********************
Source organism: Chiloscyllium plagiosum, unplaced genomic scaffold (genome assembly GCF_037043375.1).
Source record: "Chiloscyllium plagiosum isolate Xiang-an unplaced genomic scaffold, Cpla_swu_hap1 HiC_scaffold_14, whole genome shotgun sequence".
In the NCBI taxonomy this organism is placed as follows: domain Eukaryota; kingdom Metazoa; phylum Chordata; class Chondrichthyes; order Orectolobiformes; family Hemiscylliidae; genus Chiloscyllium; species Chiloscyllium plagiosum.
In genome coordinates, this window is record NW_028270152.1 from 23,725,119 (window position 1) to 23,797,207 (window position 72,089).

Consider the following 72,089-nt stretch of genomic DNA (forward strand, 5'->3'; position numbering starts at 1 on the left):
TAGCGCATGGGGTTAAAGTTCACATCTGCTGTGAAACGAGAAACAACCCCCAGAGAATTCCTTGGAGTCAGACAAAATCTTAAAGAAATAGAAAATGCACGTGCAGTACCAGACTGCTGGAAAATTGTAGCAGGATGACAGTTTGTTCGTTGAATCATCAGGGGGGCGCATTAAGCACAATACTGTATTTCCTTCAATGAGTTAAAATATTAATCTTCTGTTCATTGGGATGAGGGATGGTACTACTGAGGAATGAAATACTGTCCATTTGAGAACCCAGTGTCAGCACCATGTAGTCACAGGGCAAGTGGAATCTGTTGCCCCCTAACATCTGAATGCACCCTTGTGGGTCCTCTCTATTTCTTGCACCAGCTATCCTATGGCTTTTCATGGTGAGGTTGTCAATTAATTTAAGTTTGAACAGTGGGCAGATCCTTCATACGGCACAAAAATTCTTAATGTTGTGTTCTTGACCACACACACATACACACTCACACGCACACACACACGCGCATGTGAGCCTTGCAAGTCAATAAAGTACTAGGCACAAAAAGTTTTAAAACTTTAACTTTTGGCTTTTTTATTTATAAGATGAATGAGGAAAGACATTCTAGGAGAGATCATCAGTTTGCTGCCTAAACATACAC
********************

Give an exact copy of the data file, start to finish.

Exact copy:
Source organism: Chiloscyllium plagiosum, unplaced genomic scaffold (genome assembly GCF_037043375.1).
Source record: "Chiloscyllium plagiosum isolate Xiang-an unplaced genomic scaffold, Cpla_swu_hap1 HiC_scaffold_14, whole genome shotgun sequence".
In the NCBI taxonomy this organism is placed as follows: domain Eukaryota; kingdom Metazoa; phylum Chordata; class Chondrichthyes; order Orectolobiformes; family Hemiscylliidae; genus Chiloscyllium; species Chiloscyllium plagiosum.
In genome coordinates, this window is record NW_028270152.1 from 23,725,119 (window position 1) to 23,797,207 (window position 72,089).

Consider the following 72,089-nt stretch of genomic DNA (forward strand, 5'->3'; position numbering starts at 1 on the left):
TAGCGCATGGGGTTAAAGTTCACATCTGCTGTGAAACGAGAAACAACCCCCAGAGAATTCCTTGGAGTCAGACAAAATCTTAAAGAAATAGAAAATGCACGTGCAGTACCAGACTGCTGGAAAATTGTAGCAGGATGACAGTTTGTTCGTTGAATCATCAGGGGGGCGCATTAAGCACAATACTGTATTTCCTTCAATGAGTTAAAATATTAATCTTCTGTTCATTGGGATGAGGGATGGTACTACTGAGGAATGAAATACTGTCCATTTGAGAACCCAGTGTCAGCACCATGTAGTCACAGGGCAAGTGGAATCTGTTGCCCCCTAACATCTGAATGCACCCTTGTGGGTCCTCTCTATTTCTTGCACCAGCTATCCTATGGCTTTTCATGGTGAGGTTGTCAATTAATTTAAGTTTGAACAGTGGGCAGATCCTTCATACGGCACAAAAATTCTTAATGTTGTGTTCTTGACCACACACACATACACACTCACACGCACACACACACGCGCATGTGAGCCTTGCAAGTCAATAAAGTACTAGGCACAAAAAGTTTTAAAACTTTAACTTTTGGCTTTTTTATTTATAAGATGAATGAGGAAAGACATTCTAGGAGAGATCATCAGTTTGCTGCCTAAACATACAC